AOL faces hate speech lawsuit

A US citizen is claiming that the ISP has allowed racist views to be expressed in its chatrooms, but AOL denies the charge
Written by Graeme Wearden, Contributor on

AOL Time Warner is facing a lawsuit that accuses AOL of allowing hate speech to be published in its Muslim chat rooms.

The plaintiff, Saad Noah, is alleging that the Internet Service Provider (ISP) allowed offensive comments, which were posted in the "Koran and Beliefs: Islam" chat rooms in 1998 and 1999, to go unsanctioned. Noah says he cancelled his AOL membership after repeatedly asking the company to address the issue.

The lawsuit, which has been filed in the US District Court of Alexandria, is seeking an injunction against AOL that would force the ISP to stop its members from posting offensive opinions. Noah's legal team is basing the case on the argument that a public chat room is a place of entertainment, which should thus be free of harassment under the US Civil Rights Act of 1964.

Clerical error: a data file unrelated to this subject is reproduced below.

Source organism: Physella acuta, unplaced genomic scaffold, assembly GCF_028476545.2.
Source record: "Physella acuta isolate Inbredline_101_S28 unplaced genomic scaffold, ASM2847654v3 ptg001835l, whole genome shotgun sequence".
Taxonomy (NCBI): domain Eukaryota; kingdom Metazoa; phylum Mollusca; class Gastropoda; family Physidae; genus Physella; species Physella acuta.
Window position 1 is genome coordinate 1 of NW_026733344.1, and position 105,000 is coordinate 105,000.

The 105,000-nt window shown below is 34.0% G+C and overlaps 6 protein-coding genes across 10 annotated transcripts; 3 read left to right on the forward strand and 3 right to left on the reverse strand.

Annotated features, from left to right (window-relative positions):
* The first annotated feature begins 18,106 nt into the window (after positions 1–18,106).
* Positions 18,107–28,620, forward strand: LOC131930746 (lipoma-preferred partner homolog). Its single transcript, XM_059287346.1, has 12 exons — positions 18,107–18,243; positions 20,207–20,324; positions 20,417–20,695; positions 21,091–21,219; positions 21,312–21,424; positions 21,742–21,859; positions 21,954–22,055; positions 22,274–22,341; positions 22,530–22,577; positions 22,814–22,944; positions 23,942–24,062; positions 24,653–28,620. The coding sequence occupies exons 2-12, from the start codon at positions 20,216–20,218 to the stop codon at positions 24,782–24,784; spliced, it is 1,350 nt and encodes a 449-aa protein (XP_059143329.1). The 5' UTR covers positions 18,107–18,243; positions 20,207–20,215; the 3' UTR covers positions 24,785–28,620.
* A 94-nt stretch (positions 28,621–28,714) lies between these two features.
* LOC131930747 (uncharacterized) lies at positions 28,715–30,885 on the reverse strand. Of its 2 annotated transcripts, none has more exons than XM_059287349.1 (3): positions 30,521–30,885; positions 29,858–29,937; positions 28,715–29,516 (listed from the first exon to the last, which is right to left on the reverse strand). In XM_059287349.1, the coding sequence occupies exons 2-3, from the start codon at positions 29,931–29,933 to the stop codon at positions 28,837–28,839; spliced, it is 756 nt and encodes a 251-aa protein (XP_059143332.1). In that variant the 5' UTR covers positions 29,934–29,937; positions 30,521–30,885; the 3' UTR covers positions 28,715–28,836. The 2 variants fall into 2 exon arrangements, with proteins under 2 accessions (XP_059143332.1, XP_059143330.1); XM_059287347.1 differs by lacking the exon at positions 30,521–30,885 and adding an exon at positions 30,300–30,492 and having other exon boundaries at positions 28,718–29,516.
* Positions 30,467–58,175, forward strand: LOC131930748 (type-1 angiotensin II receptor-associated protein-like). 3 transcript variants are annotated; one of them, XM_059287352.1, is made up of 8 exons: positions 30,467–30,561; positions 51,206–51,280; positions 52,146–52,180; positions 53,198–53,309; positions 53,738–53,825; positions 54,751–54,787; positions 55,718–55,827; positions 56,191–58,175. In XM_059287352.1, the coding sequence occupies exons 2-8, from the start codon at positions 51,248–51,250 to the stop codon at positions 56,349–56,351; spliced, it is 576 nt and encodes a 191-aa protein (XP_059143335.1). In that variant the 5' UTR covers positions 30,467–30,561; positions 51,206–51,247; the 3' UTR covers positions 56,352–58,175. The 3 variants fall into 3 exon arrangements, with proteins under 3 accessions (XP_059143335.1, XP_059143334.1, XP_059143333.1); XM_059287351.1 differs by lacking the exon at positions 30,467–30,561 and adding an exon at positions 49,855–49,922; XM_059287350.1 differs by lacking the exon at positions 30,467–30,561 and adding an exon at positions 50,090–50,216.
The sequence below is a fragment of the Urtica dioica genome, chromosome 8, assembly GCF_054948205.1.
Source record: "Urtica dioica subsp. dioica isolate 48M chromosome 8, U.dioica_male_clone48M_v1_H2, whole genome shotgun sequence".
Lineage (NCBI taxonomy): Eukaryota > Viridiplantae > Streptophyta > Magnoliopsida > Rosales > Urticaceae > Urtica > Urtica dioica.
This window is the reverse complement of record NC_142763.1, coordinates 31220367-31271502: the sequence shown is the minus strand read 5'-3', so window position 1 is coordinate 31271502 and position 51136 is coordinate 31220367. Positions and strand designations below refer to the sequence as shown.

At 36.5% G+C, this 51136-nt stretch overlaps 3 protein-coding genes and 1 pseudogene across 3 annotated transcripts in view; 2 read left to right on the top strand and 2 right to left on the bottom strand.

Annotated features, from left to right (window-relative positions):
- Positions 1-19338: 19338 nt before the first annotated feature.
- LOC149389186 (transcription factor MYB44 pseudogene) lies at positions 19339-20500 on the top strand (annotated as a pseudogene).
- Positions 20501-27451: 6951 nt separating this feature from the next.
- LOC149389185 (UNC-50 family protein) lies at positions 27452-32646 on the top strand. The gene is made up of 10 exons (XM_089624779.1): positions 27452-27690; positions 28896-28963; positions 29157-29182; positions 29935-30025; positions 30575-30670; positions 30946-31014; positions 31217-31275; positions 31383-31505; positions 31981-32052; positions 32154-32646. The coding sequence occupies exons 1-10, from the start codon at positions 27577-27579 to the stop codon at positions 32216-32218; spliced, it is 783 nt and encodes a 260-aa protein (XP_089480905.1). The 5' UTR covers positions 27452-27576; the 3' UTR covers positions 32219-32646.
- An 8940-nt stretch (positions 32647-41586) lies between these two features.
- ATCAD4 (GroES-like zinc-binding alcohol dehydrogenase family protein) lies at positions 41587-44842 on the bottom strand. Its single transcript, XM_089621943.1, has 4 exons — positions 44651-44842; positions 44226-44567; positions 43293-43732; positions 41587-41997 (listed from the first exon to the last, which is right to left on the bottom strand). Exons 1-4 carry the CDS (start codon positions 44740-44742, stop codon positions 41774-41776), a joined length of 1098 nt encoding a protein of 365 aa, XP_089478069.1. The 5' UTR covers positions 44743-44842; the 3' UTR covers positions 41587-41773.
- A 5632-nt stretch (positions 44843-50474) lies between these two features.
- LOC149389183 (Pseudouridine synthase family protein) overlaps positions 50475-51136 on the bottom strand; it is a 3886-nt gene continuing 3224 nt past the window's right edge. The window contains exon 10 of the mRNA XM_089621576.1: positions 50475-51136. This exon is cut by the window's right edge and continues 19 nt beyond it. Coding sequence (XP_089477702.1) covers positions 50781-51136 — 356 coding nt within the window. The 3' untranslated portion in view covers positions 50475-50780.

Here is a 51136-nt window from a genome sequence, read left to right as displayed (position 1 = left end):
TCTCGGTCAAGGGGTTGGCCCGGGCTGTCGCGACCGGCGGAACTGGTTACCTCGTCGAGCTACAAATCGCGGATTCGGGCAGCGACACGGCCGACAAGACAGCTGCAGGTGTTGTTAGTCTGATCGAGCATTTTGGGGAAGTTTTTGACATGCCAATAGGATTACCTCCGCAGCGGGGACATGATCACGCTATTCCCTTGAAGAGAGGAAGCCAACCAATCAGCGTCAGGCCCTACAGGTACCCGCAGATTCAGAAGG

According to reports AOL intends to fight the lawsuit, which it claims is total without merit. Spokesman Andrew Weinstein told the Associated Press that AOL has a zero tolerance approach to hate speech. "When a complaint is brought to our attention, our staff review it and can take action ranging from a reprimand to cancellation of service," Weinstein claimed, according to AP

Noah has said that his primary objective is to make AOL enforce the terms of its service agreement within Muslim chat rooms. He would like to speak with AOL executives, and would like an agreement to be reached before the case comes to trial.

Earlier this year UK police said that rival chatroom provider Yahoo! US was not breaking any British laws by hosting racist propaganda on its American chatrooms. The company refused to discuss the issue with ZDNet.

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